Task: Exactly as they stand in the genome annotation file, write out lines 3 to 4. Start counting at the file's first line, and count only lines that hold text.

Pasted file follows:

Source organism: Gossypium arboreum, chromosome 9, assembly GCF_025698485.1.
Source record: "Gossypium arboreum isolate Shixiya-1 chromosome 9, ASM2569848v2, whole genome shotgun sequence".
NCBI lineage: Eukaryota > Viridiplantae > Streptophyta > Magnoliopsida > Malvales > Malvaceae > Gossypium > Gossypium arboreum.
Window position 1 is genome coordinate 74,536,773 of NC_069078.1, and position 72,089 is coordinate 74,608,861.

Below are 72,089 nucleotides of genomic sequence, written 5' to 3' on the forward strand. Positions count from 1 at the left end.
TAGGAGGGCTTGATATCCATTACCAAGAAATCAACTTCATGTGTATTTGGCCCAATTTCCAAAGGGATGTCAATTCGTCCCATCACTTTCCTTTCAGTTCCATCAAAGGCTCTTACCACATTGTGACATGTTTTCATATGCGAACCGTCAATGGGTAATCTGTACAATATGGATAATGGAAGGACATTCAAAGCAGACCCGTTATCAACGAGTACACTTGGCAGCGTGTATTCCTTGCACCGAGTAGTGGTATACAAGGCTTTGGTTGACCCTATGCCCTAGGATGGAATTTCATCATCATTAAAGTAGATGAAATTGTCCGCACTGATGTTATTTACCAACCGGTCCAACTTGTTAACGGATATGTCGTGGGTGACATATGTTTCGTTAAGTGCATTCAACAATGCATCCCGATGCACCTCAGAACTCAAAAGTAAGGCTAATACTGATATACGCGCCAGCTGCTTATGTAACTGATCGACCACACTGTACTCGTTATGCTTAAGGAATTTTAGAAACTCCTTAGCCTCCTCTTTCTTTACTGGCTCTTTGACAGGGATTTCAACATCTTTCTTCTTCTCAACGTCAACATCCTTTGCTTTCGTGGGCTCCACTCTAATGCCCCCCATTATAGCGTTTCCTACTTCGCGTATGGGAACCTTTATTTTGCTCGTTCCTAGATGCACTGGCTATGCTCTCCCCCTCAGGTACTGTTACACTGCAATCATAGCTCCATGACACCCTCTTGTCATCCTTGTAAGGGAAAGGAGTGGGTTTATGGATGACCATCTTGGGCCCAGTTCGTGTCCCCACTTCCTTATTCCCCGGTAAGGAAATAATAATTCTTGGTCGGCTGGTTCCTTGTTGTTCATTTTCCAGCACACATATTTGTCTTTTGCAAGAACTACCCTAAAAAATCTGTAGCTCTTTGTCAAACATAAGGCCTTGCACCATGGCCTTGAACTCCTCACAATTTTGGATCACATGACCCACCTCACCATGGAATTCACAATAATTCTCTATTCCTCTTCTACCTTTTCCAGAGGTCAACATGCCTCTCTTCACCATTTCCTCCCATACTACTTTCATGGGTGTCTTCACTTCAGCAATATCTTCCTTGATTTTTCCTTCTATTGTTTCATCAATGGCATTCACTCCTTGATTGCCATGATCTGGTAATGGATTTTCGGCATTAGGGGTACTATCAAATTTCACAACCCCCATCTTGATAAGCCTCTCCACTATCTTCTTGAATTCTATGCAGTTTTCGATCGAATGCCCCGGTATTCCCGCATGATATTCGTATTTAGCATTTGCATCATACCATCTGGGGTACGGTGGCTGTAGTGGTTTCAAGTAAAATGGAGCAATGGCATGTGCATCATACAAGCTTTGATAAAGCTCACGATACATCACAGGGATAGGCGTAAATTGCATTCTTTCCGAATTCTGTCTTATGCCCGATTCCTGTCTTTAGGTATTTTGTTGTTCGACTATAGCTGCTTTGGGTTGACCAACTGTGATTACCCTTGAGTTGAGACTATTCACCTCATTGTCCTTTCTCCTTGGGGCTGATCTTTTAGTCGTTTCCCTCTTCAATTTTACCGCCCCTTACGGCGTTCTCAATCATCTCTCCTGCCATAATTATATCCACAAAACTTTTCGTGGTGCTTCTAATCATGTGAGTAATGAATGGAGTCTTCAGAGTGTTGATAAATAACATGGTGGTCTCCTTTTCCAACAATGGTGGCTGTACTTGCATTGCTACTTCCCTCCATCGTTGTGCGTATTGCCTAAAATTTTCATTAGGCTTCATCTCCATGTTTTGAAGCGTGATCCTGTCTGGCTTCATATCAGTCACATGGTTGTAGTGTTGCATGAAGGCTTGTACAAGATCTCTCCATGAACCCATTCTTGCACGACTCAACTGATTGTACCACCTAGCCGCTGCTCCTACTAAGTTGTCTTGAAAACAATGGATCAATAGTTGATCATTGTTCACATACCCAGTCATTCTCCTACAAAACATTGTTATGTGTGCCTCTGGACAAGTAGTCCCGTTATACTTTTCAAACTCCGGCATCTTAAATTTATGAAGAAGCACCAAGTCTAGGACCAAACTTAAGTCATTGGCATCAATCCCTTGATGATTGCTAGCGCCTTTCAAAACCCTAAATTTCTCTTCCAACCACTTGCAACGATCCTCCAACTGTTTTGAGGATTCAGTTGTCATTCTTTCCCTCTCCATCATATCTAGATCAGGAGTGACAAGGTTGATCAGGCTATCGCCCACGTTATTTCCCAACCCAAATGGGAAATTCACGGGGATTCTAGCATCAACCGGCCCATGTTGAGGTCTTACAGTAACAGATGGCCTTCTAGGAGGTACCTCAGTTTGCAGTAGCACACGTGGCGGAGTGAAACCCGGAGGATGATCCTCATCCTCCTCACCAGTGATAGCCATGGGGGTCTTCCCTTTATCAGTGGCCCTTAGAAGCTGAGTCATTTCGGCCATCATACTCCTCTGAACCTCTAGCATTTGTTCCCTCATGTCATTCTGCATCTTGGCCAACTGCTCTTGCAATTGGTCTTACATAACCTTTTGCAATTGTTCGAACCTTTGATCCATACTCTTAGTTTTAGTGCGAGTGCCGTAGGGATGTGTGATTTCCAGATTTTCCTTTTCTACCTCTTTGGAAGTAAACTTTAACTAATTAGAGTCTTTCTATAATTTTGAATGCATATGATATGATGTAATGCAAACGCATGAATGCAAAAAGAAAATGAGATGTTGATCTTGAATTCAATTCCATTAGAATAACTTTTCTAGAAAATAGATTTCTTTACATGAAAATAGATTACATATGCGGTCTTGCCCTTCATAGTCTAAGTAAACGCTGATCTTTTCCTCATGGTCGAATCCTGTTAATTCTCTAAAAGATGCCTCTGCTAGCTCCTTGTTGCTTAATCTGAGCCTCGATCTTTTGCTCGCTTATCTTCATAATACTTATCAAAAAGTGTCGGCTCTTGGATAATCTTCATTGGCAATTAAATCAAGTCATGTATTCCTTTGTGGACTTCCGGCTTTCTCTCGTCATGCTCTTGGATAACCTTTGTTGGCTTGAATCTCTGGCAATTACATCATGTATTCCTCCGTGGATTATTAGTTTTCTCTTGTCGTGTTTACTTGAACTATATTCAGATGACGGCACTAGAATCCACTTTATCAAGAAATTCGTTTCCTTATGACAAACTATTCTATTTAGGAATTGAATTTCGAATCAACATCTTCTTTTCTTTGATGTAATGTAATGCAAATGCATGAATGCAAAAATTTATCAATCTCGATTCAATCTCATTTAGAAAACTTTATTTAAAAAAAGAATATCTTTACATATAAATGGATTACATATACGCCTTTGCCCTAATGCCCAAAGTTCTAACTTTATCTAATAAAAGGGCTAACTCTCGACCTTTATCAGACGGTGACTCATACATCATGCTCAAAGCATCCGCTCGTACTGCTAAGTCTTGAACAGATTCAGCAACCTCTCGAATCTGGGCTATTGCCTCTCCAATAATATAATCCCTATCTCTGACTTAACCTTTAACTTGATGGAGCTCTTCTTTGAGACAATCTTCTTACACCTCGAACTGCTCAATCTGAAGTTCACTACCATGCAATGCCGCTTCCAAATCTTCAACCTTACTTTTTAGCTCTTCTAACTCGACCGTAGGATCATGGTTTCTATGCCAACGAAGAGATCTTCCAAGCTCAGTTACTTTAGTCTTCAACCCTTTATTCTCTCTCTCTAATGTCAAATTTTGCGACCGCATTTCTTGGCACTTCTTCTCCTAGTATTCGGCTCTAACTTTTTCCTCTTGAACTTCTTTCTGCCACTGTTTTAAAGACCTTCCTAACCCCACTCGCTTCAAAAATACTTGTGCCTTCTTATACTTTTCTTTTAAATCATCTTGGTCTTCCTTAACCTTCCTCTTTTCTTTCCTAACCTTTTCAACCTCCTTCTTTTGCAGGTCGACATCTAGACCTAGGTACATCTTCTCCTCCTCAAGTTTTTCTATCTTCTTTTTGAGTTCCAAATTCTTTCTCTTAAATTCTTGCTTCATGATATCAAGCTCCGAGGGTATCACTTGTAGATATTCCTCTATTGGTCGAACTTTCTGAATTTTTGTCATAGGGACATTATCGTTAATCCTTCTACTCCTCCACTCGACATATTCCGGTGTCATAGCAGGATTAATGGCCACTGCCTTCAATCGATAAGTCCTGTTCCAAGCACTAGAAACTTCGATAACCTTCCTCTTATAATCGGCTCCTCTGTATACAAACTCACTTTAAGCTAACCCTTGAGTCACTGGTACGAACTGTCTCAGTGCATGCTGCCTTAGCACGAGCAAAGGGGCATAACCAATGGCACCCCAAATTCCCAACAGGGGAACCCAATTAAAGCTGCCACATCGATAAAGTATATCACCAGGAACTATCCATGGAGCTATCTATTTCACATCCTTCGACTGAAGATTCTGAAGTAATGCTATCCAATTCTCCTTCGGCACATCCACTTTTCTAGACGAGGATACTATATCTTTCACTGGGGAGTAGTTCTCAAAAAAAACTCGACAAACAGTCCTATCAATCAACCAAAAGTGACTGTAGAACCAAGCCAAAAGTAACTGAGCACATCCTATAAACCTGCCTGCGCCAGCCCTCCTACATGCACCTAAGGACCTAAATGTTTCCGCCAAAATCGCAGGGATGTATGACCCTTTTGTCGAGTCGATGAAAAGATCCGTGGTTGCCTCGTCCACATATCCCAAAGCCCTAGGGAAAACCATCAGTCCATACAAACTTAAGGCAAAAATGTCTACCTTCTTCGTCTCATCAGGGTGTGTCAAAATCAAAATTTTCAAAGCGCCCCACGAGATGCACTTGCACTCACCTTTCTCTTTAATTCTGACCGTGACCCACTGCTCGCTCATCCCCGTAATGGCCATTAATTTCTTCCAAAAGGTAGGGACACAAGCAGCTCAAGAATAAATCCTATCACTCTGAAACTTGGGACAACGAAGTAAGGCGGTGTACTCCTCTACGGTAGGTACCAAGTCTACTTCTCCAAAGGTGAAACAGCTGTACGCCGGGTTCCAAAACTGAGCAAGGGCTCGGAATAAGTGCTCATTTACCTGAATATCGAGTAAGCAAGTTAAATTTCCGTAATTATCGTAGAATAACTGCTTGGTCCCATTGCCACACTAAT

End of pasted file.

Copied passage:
NCBI lineage: Eukaryota > Viridiplantae > Streptophyta > Magnoliopsida > Malvales > Malvaceae > Gossypium > Gossypium arboreum.
Window position 1 is genome coordinate 74,536,773 of NC_069078.1, and position 72,089 is coordinate 74,608,861.